This year has featured four original episodes, three of which were hosted by men who were not primarily actors or comics (LeBron James, Jon Bon Jovi and Brian Williams). Again, putting aside some select exceptions, how many memorable moments has the season offered? Can you think of one sketch from any of those episodes that made you laugh (other than ones that started the show)? I’m hard-pressed. I liked the 2007 National Douchebag Championships during Seth Rogen’s show, especially the different types of annoying guys featured. I can’t think of another segment from this season that I thought rose above the level of mildly amusing. I went back and looked at a list of this season’s sketches to refresh my memory, figuring I must have forgotten something, but I really didn’t. I thought Williams did a good job as the fireman guest on “Bronx Beat.” After that, I’m out.
Look, I know that every era of SNL, even the vaunted Belushi years, had a ton of lame sketches that didn’t go anywhere. It wasn’t a sea of Coneheads, “Sprockets” episodes and wannabe cheerleaders. The difference was that you knew that in most cases, there would be at least one bit (if not more) during the show that everyone would be talking about the next few days. In other words, there was an Aerosmith on “Wayne’s World” or “Sinatra Group” moment to make it all worthwhile. That quality is missing from this year’s sketches, and has been for quite some time.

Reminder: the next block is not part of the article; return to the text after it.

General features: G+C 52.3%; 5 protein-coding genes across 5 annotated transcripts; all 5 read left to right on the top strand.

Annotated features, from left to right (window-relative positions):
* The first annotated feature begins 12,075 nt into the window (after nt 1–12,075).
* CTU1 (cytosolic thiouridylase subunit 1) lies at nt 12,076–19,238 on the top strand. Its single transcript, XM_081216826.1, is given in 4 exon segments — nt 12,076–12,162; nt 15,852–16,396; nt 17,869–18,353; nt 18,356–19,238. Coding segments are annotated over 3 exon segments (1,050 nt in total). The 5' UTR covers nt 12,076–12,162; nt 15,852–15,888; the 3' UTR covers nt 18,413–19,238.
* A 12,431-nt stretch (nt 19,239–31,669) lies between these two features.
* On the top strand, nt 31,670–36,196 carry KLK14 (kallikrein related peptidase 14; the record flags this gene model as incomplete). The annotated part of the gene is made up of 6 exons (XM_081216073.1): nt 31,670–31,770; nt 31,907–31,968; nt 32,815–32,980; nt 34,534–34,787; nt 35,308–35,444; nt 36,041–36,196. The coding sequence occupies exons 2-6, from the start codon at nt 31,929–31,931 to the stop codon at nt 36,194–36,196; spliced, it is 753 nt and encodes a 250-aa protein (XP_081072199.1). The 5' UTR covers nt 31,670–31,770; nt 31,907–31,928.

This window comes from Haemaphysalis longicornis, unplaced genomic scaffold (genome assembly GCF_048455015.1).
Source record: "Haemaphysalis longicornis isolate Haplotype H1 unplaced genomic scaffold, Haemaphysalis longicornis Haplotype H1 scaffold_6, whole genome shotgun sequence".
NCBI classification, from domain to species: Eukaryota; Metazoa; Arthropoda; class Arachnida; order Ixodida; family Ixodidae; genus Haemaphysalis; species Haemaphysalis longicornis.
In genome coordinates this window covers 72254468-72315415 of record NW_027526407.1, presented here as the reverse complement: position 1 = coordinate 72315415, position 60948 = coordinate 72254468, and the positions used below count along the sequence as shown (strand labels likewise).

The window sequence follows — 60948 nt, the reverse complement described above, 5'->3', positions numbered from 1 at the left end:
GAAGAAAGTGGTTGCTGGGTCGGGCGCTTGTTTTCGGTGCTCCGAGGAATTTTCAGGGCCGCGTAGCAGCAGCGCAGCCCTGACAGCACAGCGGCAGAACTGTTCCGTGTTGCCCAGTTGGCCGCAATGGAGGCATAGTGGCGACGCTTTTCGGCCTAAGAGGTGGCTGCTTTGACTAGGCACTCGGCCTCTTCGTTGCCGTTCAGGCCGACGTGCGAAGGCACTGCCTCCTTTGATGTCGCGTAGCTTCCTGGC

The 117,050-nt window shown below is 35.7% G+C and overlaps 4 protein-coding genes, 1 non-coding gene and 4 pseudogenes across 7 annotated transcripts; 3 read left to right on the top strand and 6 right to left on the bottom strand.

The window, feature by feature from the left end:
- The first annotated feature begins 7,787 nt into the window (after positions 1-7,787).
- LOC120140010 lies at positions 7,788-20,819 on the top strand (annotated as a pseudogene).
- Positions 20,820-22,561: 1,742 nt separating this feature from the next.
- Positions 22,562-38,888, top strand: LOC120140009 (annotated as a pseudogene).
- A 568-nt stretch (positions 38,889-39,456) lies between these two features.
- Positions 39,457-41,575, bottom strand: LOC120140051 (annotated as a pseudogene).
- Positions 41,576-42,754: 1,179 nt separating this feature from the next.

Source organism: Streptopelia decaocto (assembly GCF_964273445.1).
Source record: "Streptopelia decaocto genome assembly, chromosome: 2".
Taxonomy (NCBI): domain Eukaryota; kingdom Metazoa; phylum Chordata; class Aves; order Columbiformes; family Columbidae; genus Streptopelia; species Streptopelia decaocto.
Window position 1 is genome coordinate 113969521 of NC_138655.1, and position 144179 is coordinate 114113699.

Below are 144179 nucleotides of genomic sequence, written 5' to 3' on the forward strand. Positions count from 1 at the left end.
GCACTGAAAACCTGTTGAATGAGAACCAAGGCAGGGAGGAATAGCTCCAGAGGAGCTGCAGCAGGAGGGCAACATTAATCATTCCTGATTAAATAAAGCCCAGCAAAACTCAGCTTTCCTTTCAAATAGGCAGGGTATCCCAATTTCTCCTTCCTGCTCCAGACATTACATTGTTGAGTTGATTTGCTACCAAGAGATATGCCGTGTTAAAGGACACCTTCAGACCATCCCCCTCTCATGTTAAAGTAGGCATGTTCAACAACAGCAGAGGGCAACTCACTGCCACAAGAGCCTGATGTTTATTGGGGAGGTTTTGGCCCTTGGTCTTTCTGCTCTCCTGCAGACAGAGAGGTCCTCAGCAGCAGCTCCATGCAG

It is fitting that the first sketch after the monologue on the season premiere revolved around Kristen Wiig’s Penelope character, the annoyingly high-pitched woman who has the need to one-up everyone. The character is tired, and the Penelope sketches have one joke and nowhere to go. It’s enough already. Similarly, this year we’ve had to endure Will Forte’s MacGyver parody, McGruber, again, which literally plays out the same one joke (McGruber gets distracted from disabling a bomb and it blows up) over and over again. Same for Bill Hader’s Italian talk show host. Doing an entire sketch in Italian with a bewildered American guest might have been on the brave side when it debuted last season, but, again, now it just beats its one-joke premise into the ground. Even “Bronx Beat,” featuring Poehler and Maya Rudolph as bored, middle-aged Bronx natives hosting a talk show, is starting to feel played out. If I never again have to hear Rudolph say terrible things about her husband but then get choked up because she loves him, I can still live a full and satisfying life. Which really applies to nearly every SNL sketch this season.